Le Tour Hassan and a few pillars are all what remains of a huge mosque built around 1196. It was at that time meant to become the biggest mosque in the western Islamic World. Its minaret, never reaching the intended height of 60m but stopping at 44m, was built to the same design as the Giralda in Seville and the Koutoubia in Marrakesh. Unfortunately the mosque was never fully completed and fell into a state of dereliction over the years, serving as a supply for building materials to the buildings in the Kasbah. The mosque was finally destroyed by an earthquake in 1755. The mausoleum of King Mohammed V, father of the Moroccan independence (reigned 1957 to 1961). It also contains the tomb of his son, King Hassan II (reigned 1961 to 1999), the father of the actual King Mohammed VI. Inside the mausoleum, the tomb of King Mohammed V. Note the Qur'an reciter. Adorned door inside Mohammed V's mausoleum. The Chellah in Rabat. This is the site of the ancient Roman city of Sala Colonia (40AD - 1154). The place stood long forgotten until the Merenid Kings decided to use the area as their necropolis in the 14th century. Many tombs and mosques are scattered on the grounds amidst Roman remains and the whole area is surrounded by a fortified wall. There is little left of the Roman city on the ground; this picture shows the remains of a row of shops with a mosaic on the left bottom corner. A minaret with a stork nest in the necropolis. Inside a ruined mausoleum. The monumental fortified entrance to the Chellah. The city of Salé, well worth a visit, is located across the river to the north of Rabat. Colourful shop front on Place Bab Khebaz. Farmer's wives selling the products of their farm on the streets of Salé. Details of the entrance of Salé's medersa. Back in Rabat, looking from the Kasbah at Salé with sea mist approaching the coast. A friendly shop in Rabat's municipal market. Casablanca - general view of the Hassan II mosque completed in 1993 in honour of King Hassan II, father of today's king. The building is enormous and is the world's third largest mosque, its minaret towering at 210 meters. It is lavishly decorated and can accommodate 25,000 people inside and 80,000 more on the esplanade outside. Close up of the minaret of Hassan II's mosque. Detail of the decoration of the mosque's facade. Casablanca, place Mohammed V in the French ville nouvelle: the Palais de Justice built in 1925. Front of the Poste Centrale on Place Mohammed V built in 1918. Casablanca's street names reflect its history. More and more French names are being replaced by Arabic names but many people still use the old names which can be very confusing. Facade of the Volubilis Hotel opened 1919 in the Rue Abdel Karim Diouri. Detail of a building on Rue Tahar Sebti. The Art Déco cinema Rialto inaugurated in 1930 has hosted many stars, among others Josephine Baker and Edith Piaf. Essaouira - bridge in front of the Porte de la Marine, commanding access to the harbour. The fishing harbour of Essaouira whose main catch is sardine. Sardines represent more than 62% of the Moroccan fish catch and account for 91% of raw material usage in the domestic canning industry. Around 600,000 tonnes of fresh sardines are processed each year making Morocco the largest canned sardine exporter in the world and the leading supplier of sardines to the European market. Arrival of a fishing boat with its catch of sardines. The men are unloading the sardines in crates which, stacked 5 crates @ 20 kilos upon each other, are swiftly carried away. Essaouira's harbour is very busy, stacks of empty plastic crates ready to be loaded on departing boats. It's not only sardines: fresh fish is being sold to private customers in the harbour. There is a big variety on offer: bream, flounder, muraena, sole, squid and oysters just to name a few. There are even blue sharks. We asked a few prices: the spider crabs are sold 30 to 50 Dh per piece, shrimps are 80 Dh the kilo and lobster 200 Dh per kilo. A dream — if you're a seafood lover! View of Essaouira's harbour. Essaouira: view of the Iles de Mogador which were know as the Iles Purpuraires (Purple isles) in the Antiquity. Mogador is the name of colonial Essaouira. Essaouira's main strip inside the walled city. The site of Essaouira has been inhabited since Antiquity when purple dye was extracted from molluscs and exported in the antique world. The Portuguese occupied the place in the 16th century with sugar cane as the main export, until Sultan Mohammed ben Abdullah decided in 1764 to build a new city and international port in order to fulfill trade agreements he had signed with European countries. A French architect drew the city plan from scratch which explains its European feel with its ramparts à la Vauban, its large main street and deep harbour. Essaouira: side street inside the walled city. Essaouira's walled city is nowadays very touristy with many souvenir shops, cafés, restaurants and art galleries.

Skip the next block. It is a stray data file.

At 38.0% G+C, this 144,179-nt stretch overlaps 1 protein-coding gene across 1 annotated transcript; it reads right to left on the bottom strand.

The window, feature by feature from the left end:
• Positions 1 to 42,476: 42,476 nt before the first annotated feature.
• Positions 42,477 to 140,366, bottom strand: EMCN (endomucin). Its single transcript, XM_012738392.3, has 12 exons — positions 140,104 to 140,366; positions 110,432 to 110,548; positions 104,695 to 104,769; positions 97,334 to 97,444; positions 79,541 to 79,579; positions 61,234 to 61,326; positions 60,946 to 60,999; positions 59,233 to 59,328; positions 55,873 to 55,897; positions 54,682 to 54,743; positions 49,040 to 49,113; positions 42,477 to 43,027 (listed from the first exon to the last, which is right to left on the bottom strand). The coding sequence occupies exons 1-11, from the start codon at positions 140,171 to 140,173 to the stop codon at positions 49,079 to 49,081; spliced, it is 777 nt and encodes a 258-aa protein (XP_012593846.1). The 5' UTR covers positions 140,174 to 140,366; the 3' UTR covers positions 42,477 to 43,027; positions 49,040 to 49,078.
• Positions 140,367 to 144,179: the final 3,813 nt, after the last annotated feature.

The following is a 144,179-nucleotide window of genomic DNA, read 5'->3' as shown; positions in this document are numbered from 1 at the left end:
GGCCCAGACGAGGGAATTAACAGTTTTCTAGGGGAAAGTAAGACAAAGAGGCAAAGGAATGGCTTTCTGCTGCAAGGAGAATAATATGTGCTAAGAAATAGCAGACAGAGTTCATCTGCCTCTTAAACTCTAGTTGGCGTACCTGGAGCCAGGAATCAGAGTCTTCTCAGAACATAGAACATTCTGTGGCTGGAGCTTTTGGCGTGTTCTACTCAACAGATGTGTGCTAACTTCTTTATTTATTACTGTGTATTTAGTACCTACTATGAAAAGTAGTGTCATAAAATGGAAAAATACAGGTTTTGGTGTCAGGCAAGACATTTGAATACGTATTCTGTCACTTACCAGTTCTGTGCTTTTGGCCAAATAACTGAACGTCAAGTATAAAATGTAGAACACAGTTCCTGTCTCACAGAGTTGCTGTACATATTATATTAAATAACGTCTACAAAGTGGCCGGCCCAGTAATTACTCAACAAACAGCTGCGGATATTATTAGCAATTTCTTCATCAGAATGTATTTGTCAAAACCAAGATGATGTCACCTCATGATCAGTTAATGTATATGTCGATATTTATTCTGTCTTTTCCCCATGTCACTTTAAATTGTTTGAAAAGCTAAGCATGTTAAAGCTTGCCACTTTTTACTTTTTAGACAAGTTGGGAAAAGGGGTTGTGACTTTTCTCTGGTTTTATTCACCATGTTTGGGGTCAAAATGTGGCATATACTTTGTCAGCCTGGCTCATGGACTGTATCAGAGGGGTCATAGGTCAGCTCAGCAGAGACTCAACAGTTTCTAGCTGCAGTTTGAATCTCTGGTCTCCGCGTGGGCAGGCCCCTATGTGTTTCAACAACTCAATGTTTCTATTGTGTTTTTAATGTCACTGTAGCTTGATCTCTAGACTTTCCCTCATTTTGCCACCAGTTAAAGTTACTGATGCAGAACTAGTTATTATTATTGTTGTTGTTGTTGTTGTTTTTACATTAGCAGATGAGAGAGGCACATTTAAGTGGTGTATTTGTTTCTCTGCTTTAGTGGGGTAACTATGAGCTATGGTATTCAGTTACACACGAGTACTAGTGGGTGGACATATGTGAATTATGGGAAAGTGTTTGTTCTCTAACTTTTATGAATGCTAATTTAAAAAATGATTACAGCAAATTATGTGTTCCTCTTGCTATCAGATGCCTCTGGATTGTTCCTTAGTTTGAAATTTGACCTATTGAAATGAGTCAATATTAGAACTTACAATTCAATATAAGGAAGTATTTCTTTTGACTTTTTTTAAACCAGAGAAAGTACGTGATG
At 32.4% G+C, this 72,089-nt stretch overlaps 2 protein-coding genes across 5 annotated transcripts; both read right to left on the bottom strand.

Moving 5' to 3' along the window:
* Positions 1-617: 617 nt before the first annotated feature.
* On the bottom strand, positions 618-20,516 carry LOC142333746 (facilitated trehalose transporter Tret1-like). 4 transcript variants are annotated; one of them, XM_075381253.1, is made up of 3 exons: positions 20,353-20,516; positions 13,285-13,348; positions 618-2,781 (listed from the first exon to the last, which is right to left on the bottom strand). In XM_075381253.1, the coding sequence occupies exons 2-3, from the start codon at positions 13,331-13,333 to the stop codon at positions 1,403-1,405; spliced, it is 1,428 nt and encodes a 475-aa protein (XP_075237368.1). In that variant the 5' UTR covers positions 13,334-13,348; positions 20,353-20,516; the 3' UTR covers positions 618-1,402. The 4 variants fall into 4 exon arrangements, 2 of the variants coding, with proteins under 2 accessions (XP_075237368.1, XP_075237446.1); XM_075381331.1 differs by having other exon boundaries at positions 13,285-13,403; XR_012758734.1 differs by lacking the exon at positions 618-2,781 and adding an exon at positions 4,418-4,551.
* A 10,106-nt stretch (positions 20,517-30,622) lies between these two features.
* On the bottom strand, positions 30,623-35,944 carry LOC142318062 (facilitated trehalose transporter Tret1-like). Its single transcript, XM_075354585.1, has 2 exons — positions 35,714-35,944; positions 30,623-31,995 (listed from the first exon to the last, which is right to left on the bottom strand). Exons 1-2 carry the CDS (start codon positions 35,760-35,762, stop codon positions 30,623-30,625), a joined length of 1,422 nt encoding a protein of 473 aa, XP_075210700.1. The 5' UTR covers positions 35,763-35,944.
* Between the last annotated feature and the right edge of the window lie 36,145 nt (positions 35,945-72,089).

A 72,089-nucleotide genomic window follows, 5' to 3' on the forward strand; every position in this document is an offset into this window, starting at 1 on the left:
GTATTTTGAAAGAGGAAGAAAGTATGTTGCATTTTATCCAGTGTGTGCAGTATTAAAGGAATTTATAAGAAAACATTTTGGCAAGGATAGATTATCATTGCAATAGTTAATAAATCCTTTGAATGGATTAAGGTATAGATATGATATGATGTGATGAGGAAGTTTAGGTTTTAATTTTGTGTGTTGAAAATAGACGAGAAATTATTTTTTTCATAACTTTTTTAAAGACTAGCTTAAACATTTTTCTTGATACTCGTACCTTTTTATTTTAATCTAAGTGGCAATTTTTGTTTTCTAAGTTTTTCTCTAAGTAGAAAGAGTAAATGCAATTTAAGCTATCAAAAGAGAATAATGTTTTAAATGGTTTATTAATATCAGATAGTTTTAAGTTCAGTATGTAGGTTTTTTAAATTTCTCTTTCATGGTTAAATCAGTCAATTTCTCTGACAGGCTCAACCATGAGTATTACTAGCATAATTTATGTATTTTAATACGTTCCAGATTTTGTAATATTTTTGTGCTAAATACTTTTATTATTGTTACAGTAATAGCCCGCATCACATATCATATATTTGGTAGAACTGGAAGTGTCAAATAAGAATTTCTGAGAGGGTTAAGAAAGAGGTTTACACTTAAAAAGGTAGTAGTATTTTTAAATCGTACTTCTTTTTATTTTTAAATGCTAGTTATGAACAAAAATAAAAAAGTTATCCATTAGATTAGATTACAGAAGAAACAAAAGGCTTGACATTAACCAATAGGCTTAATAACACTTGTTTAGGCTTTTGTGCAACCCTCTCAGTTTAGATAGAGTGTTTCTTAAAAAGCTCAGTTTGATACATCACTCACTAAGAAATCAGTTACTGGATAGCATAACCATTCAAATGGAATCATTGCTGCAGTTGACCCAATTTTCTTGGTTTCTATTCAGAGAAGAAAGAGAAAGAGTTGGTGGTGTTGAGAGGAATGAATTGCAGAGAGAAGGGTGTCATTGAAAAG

Go back to The North and the Rif: Tangier and Chefchaouen or go on to The Imperial Cities: Meknes and Fez or go up to Photos


$updated from: Photos.htxt Mon 03 May 2021 16:08:28 trvl2 (By Vero and Thomas Lauer)$